The Federal Reserve published its much-awaited report detailing its consent and dissent to capital plans proposed by the country’s biggest banks on Wednesday, March 26.  The detailed results of its annual Comprehensive Capital Analysis and Review (CCAR) for banks follows last week’s summary results highlighting the performance of 30 of the country’s largest bank holding companies in the stress test, which forms the quantitative cornerstone of the review process (see Fed Stress Test For Banks: Rationale, Results & Implications). While 25 of these firms saw the Fed give their capital plans for the year the green light, five of them had their plans rejected. As Zions was the only firm to fail in the stress test, the Fed’s objection to the capital plans of the other four firms was based on qualitative reasons.
Notably, Citigroup (NYSE:C) had its plan shot down, with the Fed observing that the bank had not sufficiently improved its capital planning process “in some areas that had been previously identified by supervisors as requiring attention.”  Besides Zions and Citigroup, the other three banks that have to resubmit their capital plans are HSBC North America, RBS Citizens and Santander – all of which were determined by the Fed to have “inadequate governance and weak internal controls.”
The Fed also mentions that Bank of America (NYSE:BAC) and Goldman Sachs (NYSE:GS) had to resubmit their capital plans before they got their approval, as their original capital plans saw at least one of their post-stress test capital ratios fall below regulatory minimum levels.
The banking sector has traditionally attracted investors looking for dividends. However, in the aftermath of the global economic downturn of 2008, the banks had to cut their dividends to shore up capital – which makes sense considering the number of banks that went under during that period. Along the way, the deteriorating debt situation in Europe forced a further delay in capital plans. It was only after the stress test in 2012 that the banking giants could finally begin paying back shareholders for their patience.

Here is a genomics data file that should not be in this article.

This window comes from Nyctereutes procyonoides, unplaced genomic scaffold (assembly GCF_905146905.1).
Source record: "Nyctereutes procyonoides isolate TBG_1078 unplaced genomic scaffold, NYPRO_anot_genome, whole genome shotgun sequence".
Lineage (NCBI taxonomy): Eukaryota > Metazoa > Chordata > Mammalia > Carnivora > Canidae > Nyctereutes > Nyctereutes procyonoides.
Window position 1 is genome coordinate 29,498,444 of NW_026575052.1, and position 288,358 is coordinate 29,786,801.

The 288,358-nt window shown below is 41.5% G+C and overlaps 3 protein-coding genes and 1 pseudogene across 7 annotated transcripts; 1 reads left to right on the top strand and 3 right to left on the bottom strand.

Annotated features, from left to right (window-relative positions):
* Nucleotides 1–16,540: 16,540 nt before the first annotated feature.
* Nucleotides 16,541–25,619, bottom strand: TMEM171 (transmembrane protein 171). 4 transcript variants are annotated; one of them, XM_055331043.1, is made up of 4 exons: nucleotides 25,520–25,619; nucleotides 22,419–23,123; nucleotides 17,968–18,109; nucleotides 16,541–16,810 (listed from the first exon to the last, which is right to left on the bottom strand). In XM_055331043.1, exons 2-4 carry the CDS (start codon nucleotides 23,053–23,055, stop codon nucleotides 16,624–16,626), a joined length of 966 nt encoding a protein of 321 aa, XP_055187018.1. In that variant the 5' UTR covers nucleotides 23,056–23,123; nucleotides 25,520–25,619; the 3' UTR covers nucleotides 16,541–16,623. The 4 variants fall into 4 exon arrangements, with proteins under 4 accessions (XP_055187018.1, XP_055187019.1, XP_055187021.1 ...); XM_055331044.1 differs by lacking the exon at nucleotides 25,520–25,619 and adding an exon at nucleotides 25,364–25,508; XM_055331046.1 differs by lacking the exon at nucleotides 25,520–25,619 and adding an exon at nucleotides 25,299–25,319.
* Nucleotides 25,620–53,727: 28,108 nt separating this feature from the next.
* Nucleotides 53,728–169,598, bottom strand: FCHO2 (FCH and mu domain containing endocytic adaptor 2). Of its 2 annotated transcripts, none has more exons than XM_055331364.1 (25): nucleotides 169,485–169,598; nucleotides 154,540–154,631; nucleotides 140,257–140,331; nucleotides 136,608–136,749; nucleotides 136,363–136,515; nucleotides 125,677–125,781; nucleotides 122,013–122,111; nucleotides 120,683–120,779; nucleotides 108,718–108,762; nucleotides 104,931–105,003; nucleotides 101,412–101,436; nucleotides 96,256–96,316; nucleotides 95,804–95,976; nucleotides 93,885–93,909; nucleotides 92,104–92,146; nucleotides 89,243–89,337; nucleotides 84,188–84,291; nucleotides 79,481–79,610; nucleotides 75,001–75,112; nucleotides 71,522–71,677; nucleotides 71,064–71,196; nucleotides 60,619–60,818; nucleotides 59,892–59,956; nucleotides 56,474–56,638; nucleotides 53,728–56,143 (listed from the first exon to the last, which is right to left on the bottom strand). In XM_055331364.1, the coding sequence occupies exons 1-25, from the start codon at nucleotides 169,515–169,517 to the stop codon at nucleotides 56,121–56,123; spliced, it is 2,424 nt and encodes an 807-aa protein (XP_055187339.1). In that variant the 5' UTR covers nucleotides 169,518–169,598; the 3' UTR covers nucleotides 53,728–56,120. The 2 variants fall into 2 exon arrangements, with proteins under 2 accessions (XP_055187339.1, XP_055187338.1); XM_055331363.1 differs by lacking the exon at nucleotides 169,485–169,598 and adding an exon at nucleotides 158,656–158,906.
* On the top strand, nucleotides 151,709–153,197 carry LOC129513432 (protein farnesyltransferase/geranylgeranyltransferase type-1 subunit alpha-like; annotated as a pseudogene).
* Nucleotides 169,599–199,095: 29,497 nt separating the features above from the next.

So why does the Fed have to approve the banks’ dividend plans? After all, there is no such regulatory body for other industry sectors to determine how much dividend a company is allowed to pay. To answer this question, we must first remember that one of the biggest components of any company’s capital plans for a period is the amount of cash the company intends to return to its investors over that period. The company can increase its payout to investors through either a dividend hike or through repurchases of its stock. This is no different for a bank. But since the economic downturn and the subsequent bailout of the banks, the Federal Reserve has primarily been interested in ensuring that the banks have enough capital reserves to be able to survive another economic downturn. And in its quest to build the banks’ capital strength, the Fed ended up shouldering the responsibility of making sure that the banks do not return too much of their cash.
So what do the results mean for the banks who saw their capital plans approved, as well as for those whose plans were rejected? Banks that cleared the Fed’s regulatory hurdle are free to boost their dividends and repurchase shares as long as the total amount is in line with what they submitted to the Fed. This should help explain the flurry of press releases by these firms announcing dividend hikes, share buybacks or both on Wednesday.
As for the banks that failed the test, they are faced with two options: they could either resubmit their capital plans to the Fed and seek a fresh approval, or they could continue with their current capital plan (i.e. the plan that was approved last year). Either way, these banks are expected to fix the discrepancies in their capital planning and internal control policies as pointed out by the Fed as quickly as possible.Notes:
- Federal Reserve releases results of Comprehensive Capital Analysis and Review (CCAR), Federal Reserve Website, Mar 26 2014 [↩]
- Comprehensive Capital Analysis and Review 2014: Assessment Framework and Results, Federal Reserve Website, Mar 26 2014 [↩]